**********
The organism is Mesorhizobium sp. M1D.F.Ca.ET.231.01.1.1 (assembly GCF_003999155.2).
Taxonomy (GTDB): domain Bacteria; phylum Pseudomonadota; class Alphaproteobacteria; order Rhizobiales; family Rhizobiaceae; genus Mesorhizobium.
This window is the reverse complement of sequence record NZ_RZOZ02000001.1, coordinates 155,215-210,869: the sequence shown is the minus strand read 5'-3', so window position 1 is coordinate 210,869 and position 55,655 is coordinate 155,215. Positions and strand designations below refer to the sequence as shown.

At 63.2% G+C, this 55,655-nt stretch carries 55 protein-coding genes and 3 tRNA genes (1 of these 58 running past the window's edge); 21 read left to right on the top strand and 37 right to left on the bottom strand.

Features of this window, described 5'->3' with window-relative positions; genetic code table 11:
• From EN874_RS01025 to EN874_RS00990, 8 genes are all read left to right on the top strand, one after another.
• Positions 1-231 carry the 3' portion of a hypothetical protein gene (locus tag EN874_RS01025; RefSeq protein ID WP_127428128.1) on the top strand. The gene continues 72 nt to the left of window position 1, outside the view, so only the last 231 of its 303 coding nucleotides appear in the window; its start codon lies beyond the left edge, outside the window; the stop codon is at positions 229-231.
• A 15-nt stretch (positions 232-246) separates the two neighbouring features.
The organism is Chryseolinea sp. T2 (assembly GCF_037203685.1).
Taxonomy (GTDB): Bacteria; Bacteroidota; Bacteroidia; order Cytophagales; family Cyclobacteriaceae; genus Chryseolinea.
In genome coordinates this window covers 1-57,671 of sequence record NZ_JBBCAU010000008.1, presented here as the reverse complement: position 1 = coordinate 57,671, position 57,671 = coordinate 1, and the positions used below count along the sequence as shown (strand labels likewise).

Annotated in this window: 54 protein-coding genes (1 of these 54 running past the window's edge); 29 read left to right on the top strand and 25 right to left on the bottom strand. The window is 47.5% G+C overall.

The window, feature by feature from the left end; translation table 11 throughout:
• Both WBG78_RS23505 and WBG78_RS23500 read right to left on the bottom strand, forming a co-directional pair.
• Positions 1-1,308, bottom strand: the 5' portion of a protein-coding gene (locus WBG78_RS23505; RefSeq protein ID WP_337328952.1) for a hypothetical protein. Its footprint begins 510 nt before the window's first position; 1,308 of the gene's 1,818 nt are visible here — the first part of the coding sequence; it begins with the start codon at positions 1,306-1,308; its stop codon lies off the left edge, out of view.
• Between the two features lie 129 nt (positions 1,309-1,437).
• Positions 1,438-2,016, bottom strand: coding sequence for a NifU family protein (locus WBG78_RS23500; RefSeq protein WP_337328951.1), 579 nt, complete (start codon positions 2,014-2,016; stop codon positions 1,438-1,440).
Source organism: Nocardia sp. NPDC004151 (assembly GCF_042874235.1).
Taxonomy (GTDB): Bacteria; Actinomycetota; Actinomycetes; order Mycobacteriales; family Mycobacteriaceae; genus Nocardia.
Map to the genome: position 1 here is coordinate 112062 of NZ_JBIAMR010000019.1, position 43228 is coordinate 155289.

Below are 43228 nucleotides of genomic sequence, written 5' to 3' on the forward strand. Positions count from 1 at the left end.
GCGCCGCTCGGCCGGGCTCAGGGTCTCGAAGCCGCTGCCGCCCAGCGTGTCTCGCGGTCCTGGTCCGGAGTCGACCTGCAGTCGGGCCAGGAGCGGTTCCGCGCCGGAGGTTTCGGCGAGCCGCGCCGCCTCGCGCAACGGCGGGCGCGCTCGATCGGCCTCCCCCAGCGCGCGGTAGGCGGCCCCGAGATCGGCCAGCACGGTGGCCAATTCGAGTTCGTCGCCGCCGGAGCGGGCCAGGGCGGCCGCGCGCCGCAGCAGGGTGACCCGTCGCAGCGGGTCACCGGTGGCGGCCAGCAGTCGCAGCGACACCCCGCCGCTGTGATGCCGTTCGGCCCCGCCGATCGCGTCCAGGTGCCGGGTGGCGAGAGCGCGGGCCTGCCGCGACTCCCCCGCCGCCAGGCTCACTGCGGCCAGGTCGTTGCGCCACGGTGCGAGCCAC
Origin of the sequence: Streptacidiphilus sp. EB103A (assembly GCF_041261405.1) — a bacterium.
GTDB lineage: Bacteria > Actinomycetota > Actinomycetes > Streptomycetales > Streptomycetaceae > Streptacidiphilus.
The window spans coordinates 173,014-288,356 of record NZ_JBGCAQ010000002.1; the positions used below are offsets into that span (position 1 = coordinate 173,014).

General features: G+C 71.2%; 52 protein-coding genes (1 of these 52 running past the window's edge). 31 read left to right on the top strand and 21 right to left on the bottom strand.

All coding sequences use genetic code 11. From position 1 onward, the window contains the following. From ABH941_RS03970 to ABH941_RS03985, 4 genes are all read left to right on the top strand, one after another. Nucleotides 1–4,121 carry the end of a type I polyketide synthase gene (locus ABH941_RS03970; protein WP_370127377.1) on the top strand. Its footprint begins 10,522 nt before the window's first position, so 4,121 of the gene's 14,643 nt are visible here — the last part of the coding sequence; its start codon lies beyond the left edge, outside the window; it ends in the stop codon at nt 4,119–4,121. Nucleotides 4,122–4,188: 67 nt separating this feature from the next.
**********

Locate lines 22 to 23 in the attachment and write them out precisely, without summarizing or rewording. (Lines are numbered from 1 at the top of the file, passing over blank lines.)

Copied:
GCGCCGCTCGGCCGGGCTCAGGGTCTCGAAGCCGCTGCCGCCCAGCGTGTCTCGCGGTCCTGGTCCGGAGTCGACCTGCAGTCGGGCCAGGAGCGGTTCCGCGCCGGAGGTTTCGGCGAGCCGCGCCGCCTCGCGCAACGGCGGGCGCGCTCGATCGGCCTCCCCCAGCGCGCGGTAGGCGGCCCCGAGATCGGCCAGCACGGTGGCCAATTCGAGTTCGTCGCCGCCGGAGCGGGCCAGGGCGGCCGCGCGCCGCAGCAGGGTGACCCGTCGCAGCGGGTCACCGGTGGCGGCCAGCAGTCGCAGCGACACCCCGCCGCTGTGATGCCGTTCGGCCCCGCCGATCGCGTCCAGGTGCCGGGTGGCGAGAGCGCGGGCCTGCCGCGACTCCCCCGCCGCCAGGCTCACTGCGGCCAGGTCGTTGCGCCACGGTGCGAGCCAC
Origin of the sequence: Streptacidiphilus sp. EB103A (assembly GCF_041261405.1) — a bacterium.